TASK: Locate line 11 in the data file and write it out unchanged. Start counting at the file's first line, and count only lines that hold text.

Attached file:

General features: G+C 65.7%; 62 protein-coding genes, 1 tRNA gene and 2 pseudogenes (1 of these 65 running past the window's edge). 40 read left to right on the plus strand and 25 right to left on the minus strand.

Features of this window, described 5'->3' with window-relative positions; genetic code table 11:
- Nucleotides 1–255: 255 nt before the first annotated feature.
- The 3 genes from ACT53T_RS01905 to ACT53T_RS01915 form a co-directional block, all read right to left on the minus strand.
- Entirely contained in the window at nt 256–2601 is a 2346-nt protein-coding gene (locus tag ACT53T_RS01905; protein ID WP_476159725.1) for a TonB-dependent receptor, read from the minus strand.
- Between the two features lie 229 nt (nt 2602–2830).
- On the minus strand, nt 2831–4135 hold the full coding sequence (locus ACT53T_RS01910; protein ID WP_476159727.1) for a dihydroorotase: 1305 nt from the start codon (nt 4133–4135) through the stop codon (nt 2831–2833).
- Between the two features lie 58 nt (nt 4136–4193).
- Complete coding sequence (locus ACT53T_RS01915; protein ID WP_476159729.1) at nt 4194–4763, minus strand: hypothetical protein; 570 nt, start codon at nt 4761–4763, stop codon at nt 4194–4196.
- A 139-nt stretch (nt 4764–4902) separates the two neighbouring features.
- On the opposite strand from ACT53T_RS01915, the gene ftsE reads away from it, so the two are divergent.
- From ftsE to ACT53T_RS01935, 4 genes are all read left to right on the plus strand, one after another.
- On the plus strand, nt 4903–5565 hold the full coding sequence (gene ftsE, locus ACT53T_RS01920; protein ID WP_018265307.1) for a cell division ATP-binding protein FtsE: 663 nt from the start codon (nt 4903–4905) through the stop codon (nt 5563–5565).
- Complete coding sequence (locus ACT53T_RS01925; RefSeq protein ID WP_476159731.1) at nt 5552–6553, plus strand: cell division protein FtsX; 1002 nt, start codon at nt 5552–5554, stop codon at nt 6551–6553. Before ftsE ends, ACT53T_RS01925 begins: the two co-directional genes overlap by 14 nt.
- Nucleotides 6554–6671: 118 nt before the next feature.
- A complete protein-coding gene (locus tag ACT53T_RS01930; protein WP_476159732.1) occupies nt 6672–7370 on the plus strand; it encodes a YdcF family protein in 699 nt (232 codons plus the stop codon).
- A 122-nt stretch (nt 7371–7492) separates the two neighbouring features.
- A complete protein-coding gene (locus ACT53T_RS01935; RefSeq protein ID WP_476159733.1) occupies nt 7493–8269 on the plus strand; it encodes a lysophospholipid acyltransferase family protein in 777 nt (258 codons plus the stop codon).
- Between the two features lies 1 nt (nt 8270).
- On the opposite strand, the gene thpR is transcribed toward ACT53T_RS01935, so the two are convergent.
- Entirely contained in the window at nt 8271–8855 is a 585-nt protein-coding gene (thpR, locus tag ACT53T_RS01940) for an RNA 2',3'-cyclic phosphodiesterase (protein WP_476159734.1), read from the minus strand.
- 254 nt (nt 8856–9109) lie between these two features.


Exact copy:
- On the opposite strand from ACT53T_RS01915, the gene ftsE reads away from it, so the two are divergent.